Too many boys today are growing up to be wimps or barbarians, writes a charter school principal and ex-Marine in the Claremont Review.
The old form of discipline was quick, direct, clear-cut, and effective. The new non-punitive discipline is time-consuming, indirect, muddled, and ineffective. Every breaking of the rules requires a long discussion in which the boy gets to express his “feelings” and therefore make his case. This new form of easy discipline actually compromises the boy’s moral growth in several ways. First, he receives no real punishment for wrongdoing and is not made to feel shame. The absence of these traditional external and internal sanctions inhibits his development of self-control. Second, rather than truly learning to be responsible and to accept the real consequences of his actions, he learns to be litigious and whiny. Worst of all, to the extent his father is involved in all this nonsense, he sees the man who should be his master and mentor not as an authoritative figure who imposes order and dispenses justice but as a craven coddler who shudders to injure an errant boy’s self-esteem.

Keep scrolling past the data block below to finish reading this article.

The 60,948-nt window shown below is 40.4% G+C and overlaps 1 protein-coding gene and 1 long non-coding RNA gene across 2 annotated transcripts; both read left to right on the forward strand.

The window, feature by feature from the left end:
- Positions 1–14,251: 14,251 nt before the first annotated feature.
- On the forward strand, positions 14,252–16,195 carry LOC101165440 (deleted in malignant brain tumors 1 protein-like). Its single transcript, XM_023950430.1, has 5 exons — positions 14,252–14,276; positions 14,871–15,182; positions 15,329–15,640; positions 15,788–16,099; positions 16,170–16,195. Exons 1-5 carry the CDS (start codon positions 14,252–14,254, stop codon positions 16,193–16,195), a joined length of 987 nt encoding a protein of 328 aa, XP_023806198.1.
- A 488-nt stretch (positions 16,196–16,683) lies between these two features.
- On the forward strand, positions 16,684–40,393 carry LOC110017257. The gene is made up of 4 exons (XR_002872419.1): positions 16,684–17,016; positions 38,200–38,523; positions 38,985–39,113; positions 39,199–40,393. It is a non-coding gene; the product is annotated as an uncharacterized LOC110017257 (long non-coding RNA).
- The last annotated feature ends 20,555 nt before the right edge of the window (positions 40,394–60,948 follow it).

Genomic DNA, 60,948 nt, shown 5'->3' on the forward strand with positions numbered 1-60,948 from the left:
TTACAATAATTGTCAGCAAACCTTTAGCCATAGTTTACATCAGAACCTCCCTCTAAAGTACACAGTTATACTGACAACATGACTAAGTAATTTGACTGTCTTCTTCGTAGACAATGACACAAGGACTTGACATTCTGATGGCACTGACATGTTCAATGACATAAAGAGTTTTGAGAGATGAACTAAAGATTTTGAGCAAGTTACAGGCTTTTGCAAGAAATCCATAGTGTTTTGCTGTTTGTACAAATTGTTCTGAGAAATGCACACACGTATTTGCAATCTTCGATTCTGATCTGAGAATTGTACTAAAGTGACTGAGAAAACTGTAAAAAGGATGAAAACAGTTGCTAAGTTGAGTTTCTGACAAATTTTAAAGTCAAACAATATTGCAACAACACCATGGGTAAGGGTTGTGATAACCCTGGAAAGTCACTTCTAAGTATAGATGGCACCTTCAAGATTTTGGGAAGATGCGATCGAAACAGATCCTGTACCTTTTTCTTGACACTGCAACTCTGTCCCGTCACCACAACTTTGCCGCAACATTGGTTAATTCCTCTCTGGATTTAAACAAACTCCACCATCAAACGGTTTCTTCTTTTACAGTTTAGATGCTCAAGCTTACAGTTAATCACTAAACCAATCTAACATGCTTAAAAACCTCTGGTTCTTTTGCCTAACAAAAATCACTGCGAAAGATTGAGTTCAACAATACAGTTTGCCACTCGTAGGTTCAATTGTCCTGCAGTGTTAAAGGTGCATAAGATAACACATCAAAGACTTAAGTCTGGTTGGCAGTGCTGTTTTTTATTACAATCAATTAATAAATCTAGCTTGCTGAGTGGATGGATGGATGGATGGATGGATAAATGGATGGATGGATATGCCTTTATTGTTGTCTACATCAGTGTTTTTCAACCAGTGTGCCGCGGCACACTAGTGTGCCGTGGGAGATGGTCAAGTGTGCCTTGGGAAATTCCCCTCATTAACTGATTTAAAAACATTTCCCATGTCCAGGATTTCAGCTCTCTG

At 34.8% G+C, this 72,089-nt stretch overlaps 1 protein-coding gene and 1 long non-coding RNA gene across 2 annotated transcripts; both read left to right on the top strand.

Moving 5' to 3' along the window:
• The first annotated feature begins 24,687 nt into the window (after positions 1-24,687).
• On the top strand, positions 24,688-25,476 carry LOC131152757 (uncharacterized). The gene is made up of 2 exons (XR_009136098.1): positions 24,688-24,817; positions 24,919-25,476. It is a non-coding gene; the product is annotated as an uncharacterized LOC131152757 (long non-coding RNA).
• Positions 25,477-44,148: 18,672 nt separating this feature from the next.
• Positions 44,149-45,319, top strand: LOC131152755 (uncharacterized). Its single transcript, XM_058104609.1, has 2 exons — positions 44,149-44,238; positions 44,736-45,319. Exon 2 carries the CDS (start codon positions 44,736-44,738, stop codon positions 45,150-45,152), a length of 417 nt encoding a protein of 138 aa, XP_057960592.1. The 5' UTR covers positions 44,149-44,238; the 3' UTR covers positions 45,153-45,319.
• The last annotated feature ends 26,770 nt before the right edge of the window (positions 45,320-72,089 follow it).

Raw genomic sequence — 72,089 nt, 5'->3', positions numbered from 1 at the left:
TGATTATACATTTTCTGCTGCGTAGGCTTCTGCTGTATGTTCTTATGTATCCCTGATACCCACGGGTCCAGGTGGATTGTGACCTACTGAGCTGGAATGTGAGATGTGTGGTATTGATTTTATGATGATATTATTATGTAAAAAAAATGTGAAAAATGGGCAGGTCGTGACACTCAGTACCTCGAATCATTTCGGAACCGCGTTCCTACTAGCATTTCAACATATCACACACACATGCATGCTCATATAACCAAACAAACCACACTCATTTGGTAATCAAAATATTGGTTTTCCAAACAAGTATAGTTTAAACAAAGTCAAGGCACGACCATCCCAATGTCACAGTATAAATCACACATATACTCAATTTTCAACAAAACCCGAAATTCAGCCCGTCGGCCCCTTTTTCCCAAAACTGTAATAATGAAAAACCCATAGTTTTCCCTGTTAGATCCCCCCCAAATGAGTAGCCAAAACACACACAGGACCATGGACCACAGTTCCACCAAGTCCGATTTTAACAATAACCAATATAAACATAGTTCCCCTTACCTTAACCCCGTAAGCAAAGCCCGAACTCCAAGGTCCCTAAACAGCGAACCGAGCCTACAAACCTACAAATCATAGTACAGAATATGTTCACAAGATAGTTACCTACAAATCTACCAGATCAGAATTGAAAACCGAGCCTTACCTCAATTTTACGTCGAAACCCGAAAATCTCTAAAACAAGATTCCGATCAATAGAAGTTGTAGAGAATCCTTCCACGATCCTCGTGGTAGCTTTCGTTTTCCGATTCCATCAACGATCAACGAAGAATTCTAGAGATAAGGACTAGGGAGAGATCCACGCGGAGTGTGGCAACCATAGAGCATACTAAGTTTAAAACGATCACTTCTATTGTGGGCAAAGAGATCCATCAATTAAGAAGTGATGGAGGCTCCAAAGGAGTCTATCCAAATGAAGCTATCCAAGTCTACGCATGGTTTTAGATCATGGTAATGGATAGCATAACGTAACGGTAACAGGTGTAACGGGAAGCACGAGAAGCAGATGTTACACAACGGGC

He’s a bit overwrought, but it’s worth a read.